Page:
“Now you listen to me, Hinchecliffe. It’ll be for the last time. I’m through with your dirty rag, and I’m through with you. Oh, I’m not ducking any of the blame for this thing. You thought of the murder and I committed it. But I did it for smaller profit. For wages. You did it for circulation.” — Randall, as played by the brilliant Edward G. Robinson
I’ve written about LeRoy’s work before, a director quickly becoming a favorite of his era, but that was a comedy, albeit one with sharp teeth and tragic implications. Five Star Final is unbearably tense melodrama more in the vein of the also exceptional Two Seconds. Superficially concerned with the actions of a newspaper and its working parts as they dig up an old murder story to rejuvenate circulation numbers, like Hard to Handle, it winds up being a film far ahead of its time. LeRoy is a champion of the working class, and as this working class are most vulnerable to disinformation and higher society narratives, Five Star Final fits snugly into LeRoy’s filmography sympathetic to his pet cause.
LeRoy begins his excursion into feminist themes quickly by framing some female operators behind a veritable cobweb of wires, trapped in a small room and given the task of transferring calls to the men who field them. Their voices drained of contrived perkiness, they seem annoyed at every new phone call. Randall is the managing editor of the editorial section, and word comes in that circulation numbers are dropping and his love stories aren’t pulling in the audience they used to. The idea to resurrect a twenty year old murder story is proposed, a story explicating the real life murder of a husband by a wife. Crucially, the circumstances surrounding the murder are kept from the audience, but the woman was let go due to her pregnancy. The newspaper seeks to rip open old wounds and upend the idyllic foundation of a new family on the back of this woman, whose action may very well have been justified. In order to help with the investigation, Randall hires a busty reporter to replace a smaller-chested woman. She’s to be dangled in front of leads for additional information. A friend of Randall’s, a notorious womanizer, wears his lack of journalistic ethics like a badge of honor. The murderess’ daughter and soon-to-be husband playfully mock gender roles and generalizations as they prepare for their wedding, a touching and hopeful gesture toward the future.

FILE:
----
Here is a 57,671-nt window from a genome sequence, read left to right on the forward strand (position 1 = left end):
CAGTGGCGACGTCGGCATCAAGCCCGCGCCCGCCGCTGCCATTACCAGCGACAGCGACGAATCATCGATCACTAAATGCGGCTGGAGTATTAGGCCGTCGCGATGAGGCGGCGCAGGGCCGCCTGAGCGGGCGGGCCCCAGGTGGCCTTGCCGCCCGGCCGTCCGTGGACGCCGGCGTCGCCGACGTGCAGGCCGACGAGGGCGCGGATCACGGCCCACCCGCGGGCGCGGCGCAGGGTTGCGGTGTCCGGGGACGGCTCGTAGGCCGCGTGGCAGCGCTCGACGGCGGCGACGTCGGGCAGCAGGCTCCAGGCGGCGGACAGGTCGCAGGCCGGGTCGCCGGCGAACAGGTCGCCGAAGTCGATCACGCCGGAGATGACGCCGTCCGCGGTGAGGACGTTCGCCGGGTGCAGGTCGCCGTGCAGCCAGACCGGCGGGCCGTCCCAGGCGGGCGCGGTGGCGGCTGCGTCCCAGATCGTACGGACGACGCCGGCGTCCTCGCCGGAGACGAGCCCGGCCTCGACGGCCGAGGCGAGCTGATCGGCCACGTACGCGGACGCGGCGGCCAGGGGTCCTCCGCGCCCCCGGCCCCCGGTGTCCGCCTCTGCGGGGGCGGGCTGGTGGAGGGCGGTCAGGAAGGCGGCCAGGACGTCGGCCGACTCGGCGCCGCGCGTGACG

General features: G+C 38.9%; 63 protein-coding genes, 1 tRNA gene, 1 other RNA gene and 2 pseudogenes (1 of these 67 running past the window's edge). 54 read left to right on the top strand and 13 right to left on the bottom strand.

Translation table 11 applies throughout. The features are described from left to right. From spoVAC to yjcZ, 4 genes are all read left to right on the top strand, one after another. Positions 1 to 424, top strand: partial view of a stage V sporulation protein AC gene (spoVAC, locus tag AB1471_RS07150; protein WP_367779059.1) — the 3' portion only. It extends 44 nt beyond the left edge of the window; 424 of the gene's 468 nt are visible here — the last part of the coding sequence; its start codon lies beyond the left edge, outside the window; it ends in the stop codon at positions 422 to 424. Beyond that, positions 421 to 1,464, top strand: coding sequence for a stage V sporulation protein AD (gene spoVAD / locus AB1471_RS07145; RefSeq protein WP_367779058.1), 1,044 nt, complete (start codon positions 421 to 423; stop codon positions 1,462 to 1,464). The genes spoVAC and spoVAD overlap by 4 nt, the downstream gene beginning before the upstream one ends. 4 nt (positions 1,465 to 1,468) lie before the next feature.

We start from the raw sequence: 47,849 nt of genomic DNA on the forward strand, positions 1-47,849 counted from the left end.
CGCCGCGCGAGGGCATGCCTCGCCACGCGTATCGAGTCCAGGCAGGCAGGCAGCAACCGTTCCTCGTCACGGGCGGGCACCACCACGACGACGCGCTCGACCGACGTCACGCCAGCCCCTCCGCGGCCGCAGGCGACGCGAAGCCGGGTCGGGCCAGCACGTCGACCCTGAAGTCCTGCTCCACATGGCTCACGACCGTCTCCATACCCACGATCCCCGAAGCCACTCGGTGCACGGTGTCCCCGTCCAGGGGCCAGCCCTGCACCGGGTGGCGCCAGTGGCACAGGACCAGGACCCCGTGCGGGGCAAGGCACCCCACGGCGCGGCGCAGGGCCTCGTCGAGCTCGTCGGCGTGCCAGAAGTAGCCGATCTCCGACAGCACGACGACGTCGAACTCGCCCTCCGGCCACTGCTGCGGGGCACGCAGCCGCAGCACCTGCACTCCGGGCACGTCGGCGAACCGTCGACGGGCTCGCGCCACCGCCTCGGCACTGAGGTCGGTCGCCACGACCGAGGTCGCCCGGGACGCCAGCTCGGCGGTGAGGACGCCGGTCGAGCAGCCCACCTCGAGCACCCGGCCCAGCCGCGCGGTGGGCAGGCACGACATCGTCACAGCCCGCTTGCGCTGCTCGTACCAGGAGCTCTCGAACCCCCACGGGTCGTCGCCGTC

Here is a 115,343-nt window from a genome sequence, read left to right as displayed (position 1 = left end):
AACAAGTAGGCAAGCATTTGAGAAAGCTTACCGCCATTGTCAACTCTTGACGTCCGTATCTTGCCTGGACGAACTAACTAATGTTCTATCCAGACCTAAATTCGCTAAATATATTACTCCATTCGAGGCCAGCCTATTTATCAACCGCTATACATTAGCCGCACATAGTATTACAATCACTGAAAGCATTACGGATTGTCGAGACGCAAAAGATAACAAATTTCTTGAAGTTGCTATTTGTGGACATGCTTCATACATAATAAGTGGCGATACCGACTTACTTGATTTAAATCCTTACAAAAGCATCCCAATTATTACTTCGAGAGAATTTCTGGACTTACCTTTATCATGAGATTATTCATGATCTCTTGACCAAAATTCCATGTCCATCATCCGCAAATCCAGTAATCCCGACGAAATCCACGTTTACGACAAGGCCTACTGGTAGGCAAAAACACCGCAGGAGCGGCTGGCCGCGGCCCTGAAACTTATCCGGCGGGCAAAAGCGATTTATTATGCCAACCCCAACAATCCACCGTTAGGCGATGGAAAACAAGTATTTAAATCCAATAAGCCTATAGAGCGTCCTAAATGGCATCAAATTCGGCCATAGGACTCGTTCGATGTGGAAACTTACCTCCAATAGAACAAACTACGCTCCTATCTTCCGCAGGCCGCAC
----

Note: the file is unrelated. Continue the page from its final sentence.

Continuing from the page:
It’s in the final third or so of the film where the fury really breaks loose and the trenchant melodrama strikes like lightning and churns your stomach. Maintaining a constant level of tension and inducing righteous disgust, the murderess’ daughter becomes LeRoy’s enraged mouthpiece, shouting the rhetorical question of why these people killed her mother and the contentment they so enjoyed before their muckraking tabloid paper resurrected a story best left in the past. Again, themes of working class angst and an inability to escape one’s past penetrate the picture and tie the film closely to its Great Depression timeline. Since it seems LeRoy was at the peak of his prolificity in and around the Great Depression, I’ll be continuing to dig in there for hidden treasures of his.
- Chris Clark